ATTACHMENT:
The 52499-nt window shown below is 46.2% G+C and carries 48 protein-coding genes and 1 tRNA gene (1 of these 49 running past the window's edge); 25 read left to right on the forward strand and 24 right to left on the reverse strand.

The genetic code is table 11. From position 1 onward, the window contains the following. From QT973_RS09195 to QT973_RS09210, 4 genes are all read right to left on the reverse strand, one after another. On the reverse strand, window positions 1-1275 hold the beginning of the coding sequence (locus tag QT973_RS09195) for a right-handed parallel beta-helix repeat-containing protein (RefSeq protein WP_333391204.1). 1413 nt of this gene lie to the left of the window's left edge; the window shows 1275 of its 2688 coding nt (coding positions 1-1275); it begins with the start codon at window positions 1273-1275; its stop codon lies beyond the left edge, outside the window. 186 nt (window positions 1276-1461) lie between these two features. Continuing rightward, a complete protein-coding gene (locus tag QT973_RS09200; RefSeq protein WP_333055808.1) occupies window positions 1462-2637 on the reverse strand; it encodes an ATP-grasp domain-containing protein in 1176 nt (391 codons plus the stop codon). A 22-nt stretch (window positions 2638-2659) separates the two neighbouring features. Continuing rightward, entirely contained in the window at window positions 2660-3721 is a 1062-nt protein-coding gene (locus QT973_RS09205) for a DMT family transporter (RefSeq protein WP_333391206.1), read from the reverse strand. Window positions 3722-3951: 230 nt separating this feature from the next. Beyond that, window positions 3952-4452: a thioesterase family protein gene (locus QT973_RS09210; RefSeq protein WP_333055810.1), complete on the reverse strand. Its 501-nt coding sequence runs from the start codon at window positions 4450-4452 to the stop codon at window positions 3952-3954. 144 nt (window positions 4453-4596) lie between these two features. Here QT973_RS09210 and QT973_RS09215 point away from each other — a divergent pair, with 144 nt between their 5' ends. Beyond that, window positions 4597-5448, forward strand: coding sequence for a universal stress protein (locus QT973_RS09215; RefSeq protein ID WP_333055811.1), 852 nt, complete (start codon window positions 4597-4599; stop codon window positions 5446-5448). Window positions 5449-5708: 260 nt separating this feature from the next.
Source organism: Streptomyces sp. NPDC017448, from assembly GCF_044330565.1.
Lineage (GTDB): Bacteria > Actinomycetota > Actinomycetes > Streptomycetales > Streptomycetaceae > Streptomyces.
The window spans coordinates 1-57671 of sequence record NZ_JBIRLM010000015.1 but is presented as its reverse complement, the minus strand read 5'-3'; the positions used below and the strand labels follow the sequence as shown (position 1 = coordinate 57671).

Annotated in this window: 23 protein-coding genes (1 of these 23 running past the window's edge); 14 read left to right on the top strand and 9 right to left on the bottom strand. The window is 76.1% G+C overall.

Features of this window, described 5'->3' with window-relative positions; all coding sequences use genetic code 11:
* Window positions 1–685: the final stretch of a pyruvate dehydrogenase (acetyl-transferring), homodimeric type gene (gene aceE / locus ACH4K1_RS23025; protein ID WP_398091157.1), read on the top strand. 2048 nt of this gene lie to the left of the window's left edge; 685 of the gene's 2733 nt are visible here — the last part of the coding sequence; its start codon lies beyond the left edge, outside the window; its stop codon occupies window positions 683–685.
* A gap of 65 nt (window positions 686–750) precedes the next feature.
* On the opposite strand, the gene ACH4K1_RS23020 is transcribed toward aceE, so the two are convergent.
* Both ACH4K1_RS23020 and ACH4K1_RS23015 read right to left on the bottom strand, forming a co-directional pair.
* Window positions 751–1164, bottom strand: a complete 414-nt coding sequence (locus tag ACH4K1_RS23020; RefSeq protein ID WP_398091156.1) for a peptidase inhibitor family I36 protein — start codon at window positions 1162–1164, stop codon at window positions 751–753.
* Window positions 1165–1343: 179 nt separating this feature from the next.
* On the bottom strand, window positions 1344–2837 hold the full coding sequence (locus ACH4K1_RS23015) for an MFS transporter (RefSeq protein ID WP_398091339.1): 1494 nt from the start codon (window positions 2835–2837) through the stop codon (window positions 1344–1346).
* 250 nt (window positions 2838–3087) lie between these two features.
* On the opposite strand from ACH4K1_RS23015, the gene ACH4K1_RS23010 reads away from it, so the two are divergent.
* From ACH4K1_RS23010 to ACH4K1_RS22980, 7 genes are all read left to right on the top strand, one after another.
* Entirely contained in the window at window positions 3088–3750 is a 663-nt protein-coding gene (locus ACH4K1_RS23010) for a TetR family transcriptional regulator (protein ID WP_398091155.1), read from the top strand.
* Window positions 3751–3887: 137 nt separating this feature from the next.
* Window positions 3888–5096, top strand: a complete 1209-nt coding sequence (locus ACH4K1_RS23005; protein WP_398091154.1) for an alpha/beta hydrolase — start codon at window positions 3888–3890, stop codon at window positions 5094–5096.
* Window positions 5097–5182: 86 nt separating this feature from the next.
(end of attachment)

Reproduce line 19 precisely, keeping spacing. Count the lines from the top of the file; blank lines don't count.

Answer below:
* Window positions 3751–3887: 137 nt separating this feature from the next.